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Midseason Review: UNC Basketball Freshmen

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UNC’s talented group of freshmen have had a decent year so far, but there’s work to be done

NCAA Basketball: North Carolina State at North Carolina
I’m pretty sure he made this one.
Bob Donnan-USA TODAY Sports

After the catatonia induced by the end of the 2016 season finally wore off, Tar Heel fans started looking at the team’s outlook for 2017. Although we would be saying goodbye to two great players and fan favorites in Marcus Paige and Brice Johnson, it was clear that UNC would be returning many key players from a team that made a National Championship run, and that once again, Roy Williams would be working with an experienced, veteran squad.

The expected starting lineup consisted of solely upperclassmen, with another senior expected to be one of the first players off of the bench. With sophomores Kenny Williams and Luke Maye primed to take big steps after a year in the NCAA this meant that the incoming freshman class of Tony Bradley, Brandon Robinson, and Seventh Woods, as talented as they were, were not expected by many to have major roles on the 2016-2017 team. We were excited about them, no doubt, but we thought their times to shine would be in 2018 and beyond.

Boy, were we wrong. Some of it has been due to unforeseeable injury circumstances, but all three freshmen have shone during the first half of the season. With players’ roles becoming more defined as the conference schedule gets into full swing, let’s take a look at what we’ve seen from each Tar Heel freshman so far:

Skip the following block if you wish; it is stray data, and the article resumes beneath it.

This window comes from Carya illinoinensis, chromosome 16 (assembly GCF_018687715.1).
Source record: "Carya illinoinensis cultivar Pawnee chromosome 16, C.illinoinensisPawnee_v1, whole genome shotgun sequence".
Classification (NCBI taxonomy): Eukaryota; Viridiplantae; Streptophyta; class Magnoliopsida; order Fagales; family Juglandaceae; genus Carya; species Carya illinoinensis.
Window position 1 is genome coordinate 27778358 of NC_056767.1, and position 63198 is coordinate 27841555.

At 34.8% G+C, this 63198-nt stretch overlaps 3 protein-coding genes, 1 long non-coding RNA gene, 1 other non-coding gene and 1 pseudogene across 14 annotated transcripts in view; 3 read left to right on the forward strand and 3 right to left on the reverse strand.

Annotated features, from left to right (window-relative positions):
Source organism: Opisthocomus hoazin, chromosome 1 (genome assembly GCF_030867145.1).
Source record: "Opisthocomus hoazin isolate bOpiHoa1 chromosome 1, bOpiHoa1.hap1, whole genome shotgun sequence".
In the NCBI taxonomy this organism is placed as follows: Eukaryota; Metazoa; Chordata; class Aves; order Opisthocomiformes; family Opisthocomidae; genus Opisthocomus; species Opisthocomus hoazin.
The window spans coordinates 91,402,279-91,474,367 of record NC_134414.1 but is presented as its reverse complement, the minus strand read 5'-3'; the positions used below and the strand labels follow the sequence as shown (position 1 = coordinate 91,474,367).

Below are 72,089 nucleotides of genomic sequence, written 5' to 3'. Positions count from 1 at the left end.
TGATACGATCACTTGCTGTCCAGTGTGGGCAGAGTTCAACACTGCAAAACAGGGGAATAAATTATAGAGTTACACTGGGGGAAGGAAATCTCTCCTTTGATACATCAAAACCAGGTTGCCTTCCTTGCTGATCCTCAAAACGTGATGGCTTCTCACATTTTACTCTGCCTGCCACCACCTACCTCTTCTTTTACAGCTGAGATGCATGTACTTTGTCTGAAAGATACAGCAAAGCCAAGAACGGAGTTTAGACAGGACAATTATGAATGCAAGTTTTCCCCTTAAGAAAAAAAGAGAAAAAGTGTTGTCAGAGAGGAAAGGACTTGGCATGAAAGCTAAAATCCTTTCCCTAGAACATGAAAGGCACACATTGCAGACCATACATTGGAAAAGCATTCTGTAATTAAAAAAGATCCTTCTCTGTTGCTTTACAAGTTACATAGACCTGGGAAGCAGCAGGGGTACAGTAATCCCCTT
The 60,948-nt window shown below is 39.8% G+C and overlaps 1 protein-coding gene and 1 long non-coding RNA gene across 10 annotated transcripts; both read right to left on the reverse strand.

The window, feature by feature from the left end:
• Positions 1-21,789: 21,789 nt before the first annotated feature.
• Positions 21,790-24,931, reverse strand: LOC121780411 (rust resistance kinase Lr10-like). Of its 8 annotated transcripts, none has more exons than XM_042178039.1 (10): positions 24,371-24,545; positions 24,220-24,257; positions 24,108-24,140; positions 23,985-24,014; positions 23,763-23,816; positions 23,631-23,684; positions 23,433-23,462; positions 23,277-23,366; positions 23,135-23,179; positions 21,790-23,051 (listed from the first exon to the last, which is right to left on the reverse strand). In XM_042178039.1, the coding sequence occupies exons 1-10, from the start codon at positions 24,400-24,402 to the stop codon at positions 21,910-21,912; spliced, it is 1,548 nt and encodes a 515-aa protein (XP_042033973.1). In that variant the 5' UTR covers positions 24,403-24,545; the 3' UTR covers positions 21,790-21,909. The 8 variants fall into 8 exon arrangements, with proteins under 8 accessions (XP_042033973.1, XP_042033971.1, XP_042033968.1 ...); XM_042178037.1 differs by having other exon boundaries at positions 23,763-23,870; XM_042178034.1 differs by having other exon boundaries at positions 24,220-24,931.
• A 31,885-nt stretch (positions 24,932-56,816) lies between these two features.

Tony Bradley:

As this class’ lone 5-star recruit, Bradley’s debut in a Tar Heel uniform was predictably hyped by just about every Tar Heel fan you could find. From his high school tape, it’s easy to see why; his long arms, touch around the basket, and obvious skill with the ball in his hands all looked like they’d translate easily to the college game, and with Roy Williams’ history with big men, there was a lot to like about Bradley’s future. Somehow, though, Bradley has outperformed even the lofty expectations of Tar Heel fans.

Despite being 7th on the team in minutes, Bradley is 5th in points. His offensive efficiency is an absurd 130.3, and that’s the part that’s been least surprising because he was known to be skilled around the basket. Where Bradley has really surprised has been with his rebounding and defense. UNC fans have probably heard this more than enough, but it’s astounding nonetheless: Tony Bradley is the best offensive rebounder in the country, with an ORB% near 24%.

Defensively, he has held his own as well where many thought he would struggle given his relatively slight build, accumulating a defensive rating of 93.6. He has 12 blocks on the season, giving him by far the best blocked shot percentage on the team, and has even picked up 6 steals. He also hasn’t been fazed by the magnitude of playing for UNC, being level-headed enough to seal the Tennessee game with a block in the final seconds. He’s also given us this:

Unfortunately, Bradley’s season hit a roadblock when he suffered a concussion against Wake Forest, but he seems to have recovered and has been reported to be active for the game against Boston College. We hope that he is truly okay and ready to continue wreaking havoc for the Heels.